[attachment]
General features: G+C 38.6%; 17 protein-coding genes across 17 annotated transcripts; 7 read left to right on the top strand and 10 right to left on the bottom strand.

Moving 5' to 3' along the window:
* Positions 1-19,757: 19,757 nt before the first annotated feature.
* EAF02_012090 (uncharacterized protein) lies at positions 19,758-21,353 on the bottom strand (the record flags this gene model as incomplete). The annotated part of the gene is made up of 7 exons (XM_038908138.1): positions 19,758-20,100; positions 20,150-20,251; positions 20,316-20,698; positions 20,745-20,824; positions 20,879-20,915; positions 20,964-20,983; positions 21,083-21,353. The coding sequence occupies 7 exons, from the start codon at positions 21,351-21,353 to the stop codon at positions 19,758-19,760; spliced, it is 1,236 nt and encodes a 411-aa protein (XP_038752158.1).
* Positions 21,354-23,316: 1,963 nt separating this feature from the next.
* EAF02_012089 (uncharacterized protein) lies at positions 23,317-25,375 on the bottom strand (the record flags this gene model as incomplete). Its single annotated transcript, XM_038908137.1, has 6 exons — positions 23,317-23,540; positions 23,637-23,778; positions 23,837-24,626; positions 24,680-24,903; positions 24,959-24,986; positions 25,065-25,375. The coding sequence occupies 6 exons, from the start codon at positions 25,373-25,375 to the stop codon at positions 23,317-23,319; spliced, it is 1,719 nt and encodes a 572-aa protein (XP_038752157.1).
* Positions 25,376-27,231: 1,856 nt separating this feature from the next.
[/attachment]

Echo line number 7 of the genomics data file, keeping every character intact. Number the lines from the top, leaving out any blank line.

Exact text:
* Positions 25,376-27,231: 1,856 nt separating this feature from the next.